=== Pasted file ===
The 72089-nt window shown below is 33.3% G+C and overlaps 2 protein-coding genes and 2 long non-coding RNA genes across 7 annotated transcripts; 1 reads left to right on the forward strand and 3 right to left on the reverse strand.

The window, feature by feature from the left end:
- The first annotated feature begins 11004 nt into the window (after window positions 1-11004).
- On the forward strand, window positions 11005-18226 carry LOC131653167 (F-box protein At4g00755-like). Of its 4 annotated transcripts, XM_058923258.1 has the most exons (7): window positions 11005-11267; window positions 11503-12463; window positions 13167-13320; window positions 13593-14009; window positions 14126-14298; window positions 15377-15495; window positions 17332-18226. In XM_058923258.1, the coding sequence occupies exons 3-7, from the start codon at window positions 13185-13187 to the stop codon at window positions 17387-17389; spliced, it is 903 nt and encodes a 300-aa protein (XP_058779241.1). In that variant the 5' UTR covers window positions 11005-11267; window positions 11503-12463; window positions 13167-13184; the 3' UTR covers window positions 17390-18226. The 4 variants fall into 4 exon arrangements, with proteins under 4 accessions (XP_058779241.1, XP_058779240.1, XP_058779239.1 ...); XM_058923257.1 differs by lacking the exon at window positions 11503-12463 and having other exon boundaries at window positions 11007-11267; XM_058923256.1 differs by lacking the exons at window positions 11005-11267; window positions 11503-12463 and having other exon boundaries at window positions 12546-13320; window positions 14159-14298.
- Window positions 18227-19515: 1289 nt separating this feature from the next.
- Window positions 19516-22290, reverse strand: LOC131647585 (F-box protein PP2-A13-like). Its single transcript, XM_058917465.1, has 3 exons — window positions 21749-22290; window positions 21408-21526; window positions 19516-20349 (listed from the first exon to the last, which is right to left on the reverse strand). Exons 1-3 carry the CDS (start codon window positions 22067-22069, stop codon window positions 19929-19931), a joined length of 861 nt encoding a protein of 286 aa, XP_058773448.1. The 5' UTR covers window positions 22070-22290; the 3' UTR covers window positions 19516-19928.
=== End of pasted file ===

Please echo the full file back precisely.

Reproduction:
The 72089-nt window shown below is 33.3% G+C and overlaps 2 protein-coding genes and 2 long non-coding RNA genes across 7 annotated transcripts; 1 reads left to right on the forward strand and 3 right to left on the reverse strand.

The window, feature by feature from the left end:
- The first annotated feature begins 11004 nt into the window (after window positions 1-11004).
- On the forward strand, window positions 11005-18226 carry LOC131653167 (F-box protein At4g00755-like). Of its 4 annotated transcripts, XM_058923258.1 has the most exons (7): window positions 11005-11267; window positions 11503-12463; window positions 13167-13320; window positions 13593-14009; window positions 14126-14298; window positions 15377-15495; window positions 17332-18226. In XM_058923258.1, the coding sequence occupies exons 3-7, from the start codon at window positions 13185-13187 to the stop codon at window positions 17387-17389; spliced, it is 903 nt and encodes a 300-aa protein (XP_058779241.1). In that variant the 5' UTR covers window positions 11005-11267; window positions 11503-12463; window positions 13167-13184; the 3' UTR covers window positions 17390-18226. The 4 variants fall into 4 exon arrangements, with proteins under 4 accessions (XP_058779241.1, XP_058779240.1, XP_058779239.1 ...); XM_058923257.1 differs by lacking the exon at window positions 11503-12463 and having other exon boundaries at window positions 11007-11267; XM_058923256.1 differs by lacking the exons at window positions 11005-11267; window positions 11503-12463 and having other exon boundaries at window positions 12546-13320; window positions 14159-14298.
- Window positions 18227-19515: 1289 nt separating this feature from the next.
- Window positions 19516-22290, reverse strand: LOC131647585 (F-box protein PP2-A13-like). Its single transcript, XM_058917465.1, has 3 exons — window positions 21749-22290; window positions 21408-21526; window positions 19516-20349 (listed from the first exon to the last, which is right to left on the reverse strand). Exons 1-3 carry the CDS (start codon window positions 22067-22069, stop codon window positions 19929-19931), a joined length of 861 nt encoding a protein of 286 aa, XP_058773448.1. The 5' UTR covers window positions 22070-22290; the 3' UTR covers window positions 19516-19928.